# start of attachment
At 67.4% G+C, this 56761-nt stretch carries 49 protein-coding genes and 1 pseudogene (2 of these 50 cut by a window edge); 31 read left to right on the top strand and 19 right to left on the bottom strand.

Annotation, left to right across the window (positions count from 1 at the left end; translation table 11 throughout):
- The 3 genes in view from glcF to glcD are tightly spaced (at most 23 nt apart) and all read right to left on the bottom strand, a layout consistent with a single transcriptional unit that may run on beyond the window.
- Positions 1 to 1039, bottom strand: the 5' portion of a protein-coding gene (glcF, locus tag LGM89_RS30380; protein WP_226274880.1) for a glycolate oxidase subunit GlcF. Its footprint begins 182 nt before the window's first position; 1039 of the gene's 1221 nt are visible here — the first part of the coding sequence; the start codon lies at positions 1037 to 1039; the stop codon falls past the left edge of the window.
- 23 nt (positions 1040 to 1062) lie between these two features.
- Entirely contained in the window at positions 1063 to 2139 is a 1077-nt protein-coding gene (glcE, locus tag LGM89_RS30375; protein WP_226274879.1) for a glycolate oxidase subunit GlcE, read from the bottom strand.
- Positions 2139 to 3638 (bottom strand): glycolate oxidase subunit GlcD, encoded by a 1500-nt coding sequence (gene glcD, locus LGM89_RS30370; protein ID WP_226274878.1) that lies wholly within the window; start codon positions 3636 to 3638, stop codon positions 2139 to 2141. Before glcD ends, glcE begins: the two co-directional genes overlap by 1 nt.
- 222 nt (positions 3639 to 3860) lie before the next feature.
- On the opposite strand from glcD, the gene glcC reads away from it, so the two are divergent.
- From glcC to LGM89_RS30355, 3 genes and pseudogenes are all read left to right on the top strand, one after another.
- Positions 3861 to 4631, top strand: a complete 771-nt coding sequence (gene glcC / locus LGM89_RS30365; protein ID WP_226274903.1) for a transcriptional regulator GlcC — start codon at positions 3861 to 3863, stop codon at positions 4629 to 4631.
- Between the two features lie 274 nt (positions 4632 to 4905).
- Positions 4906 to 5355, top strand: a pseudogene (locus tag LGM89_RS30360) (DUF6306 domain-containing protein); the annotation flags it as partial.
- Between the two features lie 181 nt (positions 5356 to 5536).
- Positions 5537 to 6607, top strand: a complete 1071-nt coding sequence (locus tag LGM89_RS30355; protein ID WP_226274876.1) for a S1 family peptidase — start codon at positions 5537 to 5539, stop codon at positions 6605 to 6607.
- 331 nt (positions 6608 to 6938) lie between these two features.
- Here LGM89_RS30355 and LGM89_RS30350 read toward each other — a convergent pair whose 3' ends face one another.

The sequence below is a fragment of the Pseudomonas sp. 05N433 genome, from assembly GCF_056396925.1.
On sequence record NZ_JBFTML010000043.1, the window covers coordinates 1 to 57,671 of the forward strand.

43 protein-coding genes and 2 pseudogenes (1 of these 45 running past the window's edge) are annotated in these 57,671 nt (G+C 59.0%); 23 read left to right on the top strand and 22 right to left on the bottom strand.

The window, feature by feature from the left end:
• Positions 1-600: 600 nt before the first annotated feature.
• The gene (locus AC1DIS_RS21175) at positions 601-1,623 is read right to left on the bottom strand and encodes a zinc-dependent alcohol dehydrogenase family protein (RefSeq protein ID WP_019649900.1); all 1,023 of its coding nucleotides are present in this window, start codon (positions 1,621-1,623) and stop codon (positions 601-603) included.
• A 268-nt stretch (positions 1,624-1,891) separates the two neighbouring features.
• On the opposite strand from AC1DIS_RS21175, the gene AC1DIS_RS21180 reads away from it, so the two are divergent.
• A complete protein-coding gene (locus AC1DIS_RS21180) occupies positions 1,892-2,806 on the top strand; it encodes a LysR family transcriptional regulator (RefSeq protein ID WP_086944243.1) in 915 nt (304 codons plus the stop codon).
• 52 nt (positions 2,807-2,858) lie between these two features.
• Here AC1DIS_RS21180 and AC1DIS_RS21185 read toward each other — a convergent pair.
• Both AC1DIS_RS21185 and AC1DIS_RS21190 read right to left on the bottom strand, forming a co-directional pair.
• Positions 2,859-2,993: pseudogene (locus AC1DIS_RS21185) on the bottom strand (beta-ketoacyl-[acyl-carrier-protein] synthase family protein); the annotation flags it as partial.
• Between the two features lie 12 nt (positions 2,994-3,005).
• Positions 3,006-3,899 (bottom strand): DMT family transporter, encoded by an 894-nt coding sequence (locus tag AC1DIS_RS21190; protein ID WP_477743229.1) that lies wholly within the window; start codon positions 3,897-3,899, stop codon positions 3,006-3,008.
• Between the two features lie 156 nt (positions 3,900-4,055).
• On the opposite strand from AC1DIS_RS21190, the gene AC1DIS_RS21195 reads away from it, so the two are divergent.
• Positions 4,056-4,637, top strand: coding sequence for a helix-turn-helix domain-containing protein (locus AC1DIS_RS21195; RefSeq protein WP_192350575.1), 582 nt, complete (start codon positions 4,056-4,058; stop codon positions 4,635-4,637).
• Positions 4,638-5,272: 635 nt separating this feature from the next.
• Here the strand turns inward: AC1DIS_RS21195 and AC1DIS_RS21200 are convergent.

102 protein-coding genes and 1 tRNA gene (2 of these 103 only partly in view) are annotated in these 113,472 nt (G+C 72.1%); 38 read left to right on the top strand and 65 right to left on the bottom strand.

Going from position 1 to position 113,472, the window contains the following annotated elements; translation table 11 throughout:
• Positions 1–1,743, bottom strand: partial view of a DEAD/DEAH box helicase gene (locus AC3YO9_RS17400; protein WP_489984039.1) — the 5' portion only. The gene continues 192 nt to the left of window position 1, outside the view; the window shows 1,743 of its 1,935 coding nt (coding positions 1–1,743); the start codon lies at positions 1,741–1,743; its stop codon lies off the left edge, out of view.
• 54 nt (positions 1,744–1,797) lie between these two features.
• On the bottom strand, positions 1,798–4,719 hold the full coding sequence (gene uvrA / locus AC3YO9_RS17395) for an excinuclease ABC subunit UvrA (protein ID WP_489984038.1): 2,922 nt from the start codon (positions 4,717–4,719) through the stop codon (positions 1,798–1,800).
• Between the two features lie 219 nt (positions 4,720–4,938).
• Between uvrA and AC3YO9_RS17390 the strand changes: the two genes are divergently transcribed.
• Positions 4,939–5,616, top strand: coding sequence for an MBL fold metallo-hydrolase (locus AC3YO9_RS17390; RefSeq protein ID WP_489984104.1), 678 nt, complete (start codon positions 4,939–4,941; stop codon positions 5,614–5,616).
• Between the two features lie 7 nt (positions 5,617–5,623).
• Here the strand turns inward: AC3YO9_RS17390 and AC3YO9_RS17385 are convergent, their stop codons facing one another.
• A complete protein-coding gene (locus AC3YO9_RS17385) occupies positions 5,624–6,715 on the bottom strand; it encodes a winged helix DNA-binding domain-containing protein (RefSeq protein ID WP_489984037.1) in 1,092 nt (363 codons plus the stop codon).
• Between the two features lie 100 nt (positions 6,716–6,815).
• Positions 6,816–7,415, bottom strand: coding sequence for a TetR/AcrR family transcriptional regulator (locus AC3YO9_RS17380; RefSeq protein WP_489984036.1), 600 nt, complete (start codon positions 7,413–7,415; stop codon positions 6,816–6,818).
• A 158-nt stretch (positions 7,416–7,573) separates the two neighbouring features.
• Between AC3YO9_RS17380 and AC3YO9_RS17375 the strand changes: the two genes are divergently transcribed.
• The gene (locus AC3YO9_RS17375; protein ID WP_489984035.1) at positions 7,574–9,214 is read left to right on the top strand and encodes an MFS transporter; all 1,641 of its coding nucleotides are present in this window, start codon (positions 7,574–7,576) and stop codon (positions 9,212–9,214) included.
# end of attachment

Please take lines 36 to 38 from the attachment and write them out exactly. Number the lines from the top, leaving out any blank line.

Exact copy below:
• Positions 4,638-5,272: 635 nt separating this feature from the next.
• Here the strand turns inward: AC1DIS_RS21195 and AC1DIS_RS21200 are convergent.

102 protein-coding genes and 1 tRNA gene (2 of these 103 only partly in view) are annotated in these 113,472 nt (G+C 72.1%); 38 read left to right on the top strand and 65 right to left on the bottom strand.